[ prin-suh-puhl ]
/ ˈprɪn sə pəl /
an accepted or professed rule of action or conduct: a person of good moral principles.
a fundamental, primary, or general law or truth from which others are derived: the principles of modern physics.
a fundamental doctrine or tenet; a distinctive ruling opinion: the principles of the Stoics.
principles, a personal or specific basis of conduct or management: to adhere to one's principles; a kindergarten run on modern principles.
guiding sense of the requirements and obligations of right conduct: a person of principle.
an adopted rule or method for application in action: a working principle for general use.
a rule or law exemplified in natural phenomena, the construction or operation of a machine, the working of a system, or the like: the principle of capillary attraction.
the method of formation, operation, or procedure exhibited in a given case: a community organized on the patriarchal principle.
a determining characteristic of something; essential quality.
an originating or actuating agency or force: growth is the principle of life.
an actuating agency in the mind or character, as an instinct, faculty, or natural tendency: the principles of human behavior.
Chemistry. a constituent of a substance, especially one giving to it some distinctive quality or effect.
Obsolete. beginning or commencement.
- according to personal rules for right conduct; as a matter of moral principle: He refused on principle to agree to the terms of the treaty.
- according to a fixed rule, method, or practice: He drank hot milk every night on principle.
in principle, in essence or substance; fundamentally: to accept a plan in principle.
Origin of principle
Can be confusedprincipal principle (see usage note at principal) (see synonym study at the current entry)
1–3. Principle, canon, rule imply something established as a standard or test, for measuring, regulating, or guiding conduct or practice. A principle is a general and fundamental truth that may be used in deciding conduct or choice: to adhere to principle. Canon, originally referring to an edict of the Church (a meaning that it still retains), is used of any principle, law, or critical standard that is officially approved, particularly in aesthetics and scholarship: canons of literary criticism. A rule, usually something adopted or enacted, is often the specific application of a principle: the golden rule.
Dictionary.com Unabridged Based on the Random House Unabridged Dictionary, © Random House, Inc. 2019
British Dictionary definitions for in principle (1 of 2)
/ (ˈprɪnsɪpəl) /
Christian Science another word for God
British Dictionary definitions for in principle (2 of 2)
/ (ˈprɪnsɪpəl) /
a standard or rule of personal conducta man of principle
(often plural) a set of such moral ruleshe'd stoop to anything; he has no principles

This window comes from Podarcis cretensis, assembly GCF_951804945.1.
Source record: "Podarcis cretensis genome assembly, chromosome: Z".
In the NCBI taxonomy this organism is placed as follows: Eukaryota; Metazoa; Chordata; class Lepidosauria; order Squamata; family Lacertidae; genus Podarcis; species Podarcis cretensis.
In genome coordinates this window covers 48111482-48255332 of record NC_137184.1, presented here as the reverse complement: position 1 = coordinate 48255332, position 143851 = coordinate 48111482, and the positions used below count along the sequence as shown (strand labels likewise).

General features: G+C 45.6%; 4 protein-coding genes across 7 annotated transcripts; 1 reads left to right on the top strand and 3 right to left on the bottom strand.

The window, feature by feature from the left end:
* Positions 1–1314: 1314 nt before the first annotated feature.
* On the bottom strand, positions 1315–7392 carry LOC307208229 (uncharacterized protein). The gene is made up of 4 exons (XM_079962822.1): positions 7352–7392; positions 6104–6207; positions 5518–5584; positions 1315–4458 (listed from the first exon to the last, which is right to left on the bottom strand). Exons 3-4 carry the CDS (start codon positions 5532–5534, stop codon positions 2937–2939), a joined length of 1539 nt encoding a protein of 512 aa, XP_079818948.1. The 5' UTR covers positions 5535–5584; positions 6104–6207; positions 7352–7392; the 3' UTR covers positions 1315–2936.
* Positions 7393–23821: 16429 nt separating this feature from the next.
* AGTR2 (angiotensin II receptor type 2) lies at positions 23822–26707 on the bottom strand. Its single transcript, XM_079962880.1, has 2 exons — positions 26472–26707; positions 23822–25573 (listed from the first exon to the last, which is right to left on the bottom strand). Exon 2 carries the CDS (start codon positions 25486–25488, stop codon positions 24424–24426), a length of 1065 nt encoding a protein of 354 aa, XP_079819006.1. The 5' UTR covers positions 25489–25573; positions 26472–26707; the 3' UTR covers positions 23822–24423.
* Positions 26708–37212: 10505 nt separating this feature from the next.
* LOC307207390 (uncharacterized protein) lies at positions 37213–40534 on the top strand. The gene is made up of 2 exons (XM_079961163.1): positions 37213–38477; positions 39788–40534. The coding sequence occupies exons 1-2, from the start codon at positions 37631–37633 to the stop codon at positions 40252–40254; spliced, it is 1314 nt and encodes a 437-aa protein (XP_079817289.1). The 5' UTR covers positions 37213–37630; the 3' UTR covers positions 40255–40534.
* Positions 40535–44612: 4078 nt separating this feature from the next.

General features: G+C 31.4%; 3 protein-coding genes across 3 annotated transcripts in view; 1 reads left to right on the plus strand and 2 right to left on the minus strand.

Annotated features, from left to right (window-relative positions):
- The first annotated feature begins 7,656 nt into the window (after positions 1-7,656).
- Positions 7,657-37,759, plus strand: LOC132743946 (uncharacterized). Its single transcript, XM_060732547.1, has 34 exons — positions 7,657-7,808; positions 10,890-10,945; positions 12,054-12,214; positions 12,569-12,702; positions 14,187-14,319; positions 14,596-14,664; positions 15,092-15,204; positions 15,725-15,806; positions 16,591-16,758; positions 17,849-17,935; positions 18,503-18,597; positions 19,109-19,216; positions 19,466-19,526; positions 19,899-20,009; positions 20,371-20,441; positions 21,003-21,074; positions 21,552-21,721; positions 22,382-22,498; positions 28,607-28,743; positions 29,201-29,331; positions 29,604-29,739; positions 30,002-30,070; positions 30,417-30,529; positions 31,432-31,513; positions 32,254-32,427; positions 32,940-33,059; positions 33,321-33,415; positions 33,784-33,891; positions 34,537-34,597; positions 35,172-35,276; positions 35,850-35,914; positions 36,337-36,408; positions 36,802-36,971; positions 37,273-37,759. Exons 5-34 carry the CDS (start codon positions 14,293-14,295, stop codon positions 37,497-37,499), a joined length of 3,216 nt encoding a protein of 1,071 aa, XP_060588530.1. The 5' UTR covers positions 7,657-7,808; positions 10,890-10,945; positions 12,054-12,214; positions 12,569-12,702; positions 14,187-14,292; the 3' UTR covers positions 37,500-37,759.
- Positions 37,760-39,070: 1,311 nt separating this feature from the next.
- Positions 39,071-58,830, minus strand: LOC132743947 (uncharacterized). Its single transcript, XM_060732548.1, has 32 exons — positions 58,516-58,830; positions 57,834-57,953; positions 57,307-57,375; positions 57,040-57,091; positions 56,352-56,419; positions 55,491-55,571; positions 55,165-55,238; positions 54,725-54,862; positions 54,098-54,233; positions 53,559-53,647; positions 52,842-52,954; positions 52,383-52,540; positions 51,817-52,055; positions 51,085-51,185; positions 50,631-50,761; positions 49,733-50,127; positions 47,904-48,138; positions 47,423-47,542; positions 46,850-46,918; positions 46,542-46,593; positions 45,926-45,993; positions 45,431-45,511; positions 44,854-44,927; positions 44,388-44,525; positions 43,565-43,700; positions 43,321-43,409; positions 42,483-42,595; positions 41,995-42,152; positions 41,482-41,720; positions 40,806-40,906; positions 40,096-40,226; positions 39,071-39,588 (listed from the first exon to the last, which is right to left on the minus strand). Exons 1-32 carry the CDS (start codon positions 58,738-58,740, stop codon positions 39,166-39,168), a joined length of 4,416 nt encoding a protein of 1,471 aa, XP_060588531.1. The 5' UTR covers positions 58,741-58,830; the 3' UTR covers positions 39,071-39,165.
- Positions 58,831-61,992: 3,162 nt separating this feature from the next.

adherence to such a moral code; moralityit's not the money but the principle of the thing; torn between principle and expediency
a fundamental or general truth or lawfirst principles
the essence of somethingthe male principle
a source or fundamental cause; originprinciple of life
a rule or law concerning a natural phenomenon or the behaviour of a systemthe principle of the conservation of mass
an underlying or guiding theory or beliefthe hereditary principle; socialist principles
chem a constituent of a substance that gives the substance its characteristics and behaviourbitter principle
in principle in theory or essence
on principle because of or in demonstration of a principle
Word Origin for principle
C14: from Latin principium beginning, basic tenet
Principle and principal are often confused: the principal (not principle) reason for his departure; the plan was approved in principle (not in principal)
Collins English Dictionary - Complete & Unabridged 2012 Digital Edition © William Collins Sons & Co. Ltd. 1979, 1986 © HarperCollins Publishers 1998, 2000, 2003, 2005, 2006, 2007, 2009, 2012
Medicine definitions for in principle
[ prĭn′sə-pəl ]
A basic truth, law, or assumption.
A rule or law concerning the functioning of natural phenomena or mechanical processes.
One of the elements composing a chemical compound, especially one that gives some special quality or effect.
The essential ingredient in a drug.
The American Heritage® Stedman's Medical Dictionary Copyright © 2002, 2001, 1995 by Houghton Mifflin Company. Published by Houghton Mifflin Company.
Idioms and Phrases with in principle (1 of 2)
Fundamentally, in general, but not necessarily in all particulars. For example, The diplomats accepted the idea in principle but would rely on experts to work out all the details. [Early 1800s]
Idioms and Phrases with in principle (2 of 2)
see in principle; on principle.
The American Heritage® Idioms Dictionary Copyright © 2002, 2001, 1995 by Houghton Mifflin Harcourt Publishing Company. Published by Houghton Mifflin Harcourt Publishing Company.